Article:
Making Lives Better

Best Lawyers | Best Law Firms | U.S. News & World Report | 2020

Distracted driving continues to plague California roadways

On Behalf of | May 18, 2020 | Motor Vehicle Accidents |

No matter how many times some drivers hear that they should put down their phones, burgers and coffee cups, they continue to do it while behind the wheel. Even cellphone companies now warn drivers to put down their phones. It is even possible to block calls, texts and other alerts while driving in order to avoid the temptation to peek. Numbers may drop in the face of these efforts, but distracted driving continues to plague roadways here in California and elsewhere across the country.

Distractions are broken down into three types. A visual distraction involves the driver taking his or her eyes off the road. A manual distraction requires the driver to remove his or her hands from the steering wheel. A cognitive distraction involves taking the mind off driving.

While numerous activities could fall into one or more of these types of distraction, using a cellphone requires all three, which makes cellphone use particularly dangerous while behind the wheel. However, that does not diminish the hazard other distractions present. Eating, drinking, looking at a GPS system, putting on makeup and more all make the person driving a danger to everyone else on the road.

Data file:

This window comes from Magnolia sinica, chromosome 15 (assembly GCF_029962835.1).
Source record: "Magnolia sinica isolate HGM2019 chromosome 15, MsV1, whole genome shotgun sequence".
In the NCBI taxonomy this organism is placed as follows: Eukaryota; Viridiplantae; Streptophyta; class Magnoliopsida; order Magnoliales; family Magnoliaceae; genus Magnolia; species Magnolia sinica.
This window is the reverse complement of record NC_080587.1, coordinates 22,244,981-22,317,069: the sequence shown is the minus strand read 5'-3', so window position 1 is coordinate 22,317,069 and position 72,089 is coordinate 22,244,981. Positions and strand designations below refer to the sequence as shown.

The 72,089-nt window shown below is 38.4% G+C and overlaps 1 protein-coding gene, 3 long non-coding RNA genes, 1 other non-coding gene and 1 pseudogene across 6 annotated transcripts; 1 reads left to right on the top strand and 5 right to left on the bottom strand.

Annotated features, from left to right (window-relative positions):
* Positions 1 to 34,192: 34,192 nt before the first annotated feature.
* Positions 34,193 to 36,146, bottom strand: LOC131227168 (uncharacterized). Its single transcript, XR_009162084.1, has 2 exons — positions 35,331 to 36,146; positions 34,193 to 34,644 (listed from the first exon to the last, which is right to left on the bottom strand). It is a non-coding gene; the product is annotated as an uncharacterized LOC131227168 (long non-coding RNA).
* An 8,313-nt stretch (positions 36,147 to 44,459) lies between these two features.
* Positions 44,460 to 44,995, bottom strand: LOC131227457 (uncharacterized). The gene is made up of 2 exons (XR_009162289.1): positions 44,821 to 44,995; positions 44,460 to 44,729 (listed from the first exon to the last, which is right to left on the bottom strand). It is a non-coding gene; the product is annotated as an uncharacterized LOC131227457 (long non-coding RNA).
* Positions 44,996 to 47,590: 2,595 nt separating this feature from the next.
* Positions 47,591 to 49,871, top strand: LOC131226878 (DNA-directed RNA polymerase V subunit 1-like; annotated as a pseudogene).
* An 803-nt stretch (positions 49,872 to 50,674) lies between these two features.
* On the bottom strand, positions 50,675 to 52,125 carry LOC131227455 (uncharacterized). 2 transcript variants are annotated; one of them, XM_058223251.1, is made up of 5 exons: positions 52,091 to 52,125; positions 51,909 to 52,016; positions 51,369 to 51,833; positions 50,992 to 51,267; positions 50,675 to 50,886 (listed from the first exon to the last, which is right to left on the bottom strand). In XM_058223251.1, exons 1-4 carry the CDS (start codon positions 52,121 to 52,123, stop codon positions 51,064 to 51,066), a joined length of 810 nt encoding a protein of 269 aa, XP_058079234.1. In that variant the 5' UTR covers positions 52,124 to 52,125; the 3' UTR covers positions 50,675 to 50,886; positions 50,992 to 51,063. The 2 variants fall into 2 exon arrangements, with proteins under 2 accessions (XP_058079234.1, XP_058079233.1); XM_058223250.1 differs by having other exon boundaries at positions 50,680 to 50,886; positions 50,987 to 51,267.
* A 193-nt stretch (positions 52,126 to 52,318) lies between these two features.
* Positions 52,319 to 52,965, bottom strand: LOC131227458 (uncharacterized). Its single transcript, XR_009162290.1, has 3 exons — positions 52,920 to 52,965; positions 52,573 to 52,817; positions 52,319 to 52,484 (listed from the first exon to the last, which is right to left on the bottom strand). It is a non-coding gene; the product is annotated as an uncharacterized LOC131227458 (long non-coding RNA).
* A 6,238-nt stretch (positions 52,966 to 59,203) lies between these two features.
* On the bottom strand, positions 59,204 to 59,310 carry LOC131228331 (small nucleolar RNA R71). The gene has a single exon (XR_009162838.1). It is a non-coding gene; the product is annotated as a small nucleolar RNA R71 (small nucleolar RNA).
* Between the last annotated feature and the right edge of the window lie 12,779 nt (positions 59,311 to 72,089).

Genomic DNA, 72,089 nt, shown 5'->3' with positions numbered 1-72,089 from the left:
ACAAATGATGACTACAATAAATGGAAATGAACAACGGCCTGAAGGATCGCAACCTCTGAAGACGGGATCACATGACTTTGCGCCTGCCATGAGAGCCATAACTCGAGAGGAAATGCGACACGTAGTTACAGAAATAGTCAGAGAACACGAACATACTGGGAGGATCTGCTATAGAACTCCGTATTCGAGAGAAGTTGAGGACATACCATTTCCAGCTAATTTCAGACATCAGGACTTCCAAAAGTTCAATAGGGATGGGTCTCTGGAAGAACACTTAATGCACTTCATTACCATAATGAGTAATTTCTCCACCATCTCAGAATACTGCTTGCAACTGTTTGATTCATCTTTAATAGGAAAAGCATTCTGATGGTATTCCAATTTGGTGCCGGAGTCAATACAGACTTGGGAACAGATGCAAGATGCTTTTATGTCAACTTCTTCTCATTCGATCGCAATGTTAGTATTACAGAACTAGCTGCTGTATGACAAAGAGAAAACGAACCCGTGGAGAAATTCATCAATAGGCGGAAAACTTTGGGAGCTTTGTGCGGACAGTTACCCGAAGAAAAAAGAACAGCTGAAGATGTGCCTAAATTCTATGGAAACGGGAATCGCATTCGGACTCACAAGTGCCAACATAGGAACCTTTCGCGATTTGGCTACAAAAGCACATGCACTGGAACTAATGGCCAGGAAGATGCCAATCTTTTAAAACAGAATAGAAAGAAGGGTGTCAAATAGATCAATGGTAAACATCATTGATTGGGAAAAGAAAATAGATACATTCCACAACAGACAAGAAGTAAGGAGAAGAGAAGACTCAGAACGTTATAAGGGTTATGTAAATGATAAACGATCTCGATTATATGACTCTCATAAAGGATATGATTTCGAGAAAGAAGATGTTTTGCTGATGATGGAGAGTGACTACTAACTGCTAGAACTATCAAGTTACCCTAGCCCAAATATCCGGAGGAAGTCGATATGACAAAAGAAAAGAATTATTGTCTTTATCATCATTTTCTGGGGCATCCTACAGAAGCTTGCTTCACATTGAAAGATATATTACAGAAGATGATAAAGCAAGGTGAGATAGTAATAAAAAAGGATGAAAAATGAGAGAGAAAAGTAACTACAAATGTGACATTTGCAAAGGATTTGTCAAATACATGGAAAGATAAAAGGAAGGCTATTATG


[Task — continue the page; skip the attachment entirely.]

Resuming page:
People often forget they are driving a vehicle that weighs at least a ton and is often moving at high speeds, which many would say makes it a deadly weapon. Even without distracted driving, or some other impairment on the part of the driver, vehicles have the potential of causing serious or fatal injuries when they impact another object. The victims of these drivers often have no forewarning that their lives are about to change, and not usually for the better. Fortunately, in the aftermath of such a tragedy, victims may pursue restitution for their financial and other losses by filing a personal injury or wrongful death claim, as applicable, in a California civil court.